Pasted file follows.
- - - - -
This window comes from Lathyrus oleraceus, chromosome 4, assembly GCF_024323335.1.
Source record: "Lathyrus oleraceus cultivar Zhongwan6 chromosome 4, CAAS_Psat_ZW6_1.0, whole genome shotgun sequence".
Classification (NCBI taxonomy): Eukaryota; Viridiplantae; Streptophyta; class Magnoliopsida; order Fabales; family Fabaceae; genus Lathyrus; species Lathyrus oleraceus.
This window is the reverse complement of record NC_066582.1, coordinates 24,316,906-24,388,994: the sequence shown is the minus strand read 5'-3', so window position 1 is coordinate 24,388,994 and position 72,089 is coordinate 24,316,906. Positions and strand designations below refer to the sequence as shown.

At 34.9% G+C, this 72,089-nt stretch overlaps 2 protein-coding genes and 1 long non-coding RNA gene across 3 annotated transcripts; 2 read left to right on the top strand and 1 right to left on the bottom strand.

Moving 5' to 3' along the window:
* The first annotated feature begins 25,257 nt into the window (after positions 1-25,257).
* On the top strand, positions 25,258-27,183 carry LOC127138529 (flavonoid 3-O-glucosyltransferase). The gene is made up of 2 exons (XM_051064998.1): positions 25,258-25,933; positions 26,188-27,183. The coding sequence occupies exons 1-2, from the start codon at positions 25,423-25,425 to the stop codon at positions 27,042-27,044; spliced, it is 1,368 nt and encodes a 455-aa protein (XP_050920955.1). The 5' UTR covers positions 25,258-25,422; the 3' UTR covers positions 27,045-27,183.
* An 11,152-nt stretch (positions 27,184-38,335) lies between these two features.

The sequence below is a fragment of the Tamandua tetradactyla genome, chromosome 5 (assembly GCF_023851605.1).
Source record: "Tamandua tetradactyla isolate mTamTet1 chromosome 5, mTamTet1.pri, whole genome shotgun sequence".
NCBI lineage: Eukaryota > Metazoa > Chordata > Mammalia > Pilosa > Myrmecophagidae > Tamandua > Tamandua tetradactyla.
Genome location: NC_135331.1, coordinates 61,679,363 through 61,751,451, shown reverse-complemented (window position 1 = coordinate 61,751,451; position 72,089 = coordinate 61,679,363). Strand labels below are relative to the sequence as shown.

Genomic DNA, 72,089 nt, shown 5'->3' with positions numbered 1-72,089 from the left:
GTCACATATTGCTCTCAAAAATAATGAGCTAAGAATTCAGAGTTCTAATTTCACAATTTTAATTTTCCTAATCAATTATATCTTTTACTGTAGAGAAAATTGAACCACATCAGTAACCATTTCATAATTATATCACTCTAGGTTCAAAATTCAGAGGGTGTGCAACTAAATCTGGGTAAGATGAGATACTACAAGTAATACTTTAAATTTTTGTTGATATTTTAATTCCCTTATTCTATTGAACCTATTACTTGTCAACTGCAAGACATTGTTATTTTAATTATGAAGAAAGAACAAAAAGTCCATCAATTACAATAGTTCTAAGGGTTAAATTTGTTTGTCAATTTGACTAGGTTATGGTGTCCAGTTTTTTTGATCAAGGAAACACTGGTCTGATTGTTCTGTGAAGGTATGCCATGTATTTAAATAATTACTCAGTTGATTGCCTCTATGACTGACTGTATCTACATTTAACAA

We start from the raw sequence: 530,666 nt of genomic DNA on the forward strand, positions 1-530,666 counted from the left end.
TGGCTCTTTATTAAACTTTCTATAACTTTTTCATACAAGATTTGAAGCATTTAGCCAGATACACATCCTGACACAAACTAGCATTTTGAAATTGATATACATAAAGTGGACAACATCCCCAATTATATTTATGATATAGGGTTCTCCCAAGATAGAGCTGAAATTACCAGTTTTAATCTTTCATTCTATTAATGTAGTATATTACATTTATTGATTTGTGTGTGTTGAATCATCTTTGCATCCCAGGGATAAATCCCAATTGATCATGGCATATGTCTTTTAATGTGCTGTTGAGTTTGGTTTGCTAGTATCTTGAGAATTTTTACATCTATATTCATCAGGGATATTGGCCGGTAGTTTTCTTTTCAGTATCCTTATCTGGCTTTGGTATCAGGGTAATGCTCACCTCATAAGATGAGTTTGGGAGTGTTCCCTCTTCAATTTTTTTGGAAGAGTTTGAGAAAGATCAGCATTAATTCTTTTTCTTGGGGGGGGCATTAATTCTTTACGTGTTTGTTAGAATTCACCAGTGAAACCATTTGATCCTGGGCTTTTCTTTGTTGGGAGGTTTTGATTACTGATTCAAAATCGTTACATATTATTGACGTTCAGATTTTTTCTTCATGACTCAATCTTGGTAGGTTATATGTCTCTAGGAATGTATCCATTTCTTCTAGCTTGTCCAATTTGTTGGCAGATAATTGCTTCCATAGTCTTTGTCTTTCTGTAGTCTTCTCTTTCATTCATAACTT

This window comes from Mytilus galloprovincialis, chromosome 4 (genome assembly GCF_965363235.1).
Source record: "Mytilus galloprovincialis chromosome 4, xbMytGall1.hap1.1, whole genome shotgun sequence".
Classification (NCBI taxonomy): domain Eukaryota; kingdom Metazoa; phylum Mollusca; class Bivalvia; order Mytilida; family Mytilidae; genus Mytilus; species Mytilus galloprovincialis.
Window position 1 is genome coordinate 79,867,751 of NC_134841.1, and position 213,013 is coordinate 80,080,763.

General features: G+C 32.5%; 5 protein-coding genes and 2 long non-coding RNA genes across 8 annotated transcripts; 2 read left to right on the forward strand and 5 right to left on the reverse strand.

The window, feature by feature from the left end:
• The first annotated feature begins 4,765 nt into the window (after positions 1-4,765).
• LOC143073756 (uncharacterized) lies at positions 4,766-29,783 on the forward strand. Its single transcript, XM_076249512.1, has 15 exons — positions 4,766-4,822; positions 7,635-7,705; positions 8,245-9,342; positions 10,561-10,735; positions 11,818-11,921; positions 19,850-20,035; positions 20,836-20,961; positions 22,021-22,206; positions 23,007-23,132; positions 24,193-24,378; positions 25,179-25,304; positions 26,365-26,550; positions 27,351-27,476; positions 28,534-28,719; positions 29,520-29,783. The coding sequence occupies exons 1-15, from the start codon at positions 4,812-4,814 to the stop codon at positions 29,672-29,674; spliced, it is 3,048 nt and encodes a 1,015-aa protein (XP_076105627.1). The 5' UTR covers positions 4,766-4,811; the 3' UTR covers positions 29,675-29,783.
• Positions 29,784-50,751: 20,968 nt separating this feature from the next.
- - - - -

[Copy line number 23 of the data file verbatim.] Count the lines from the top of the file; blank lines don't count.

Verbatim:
The window, feature by feature from the left end: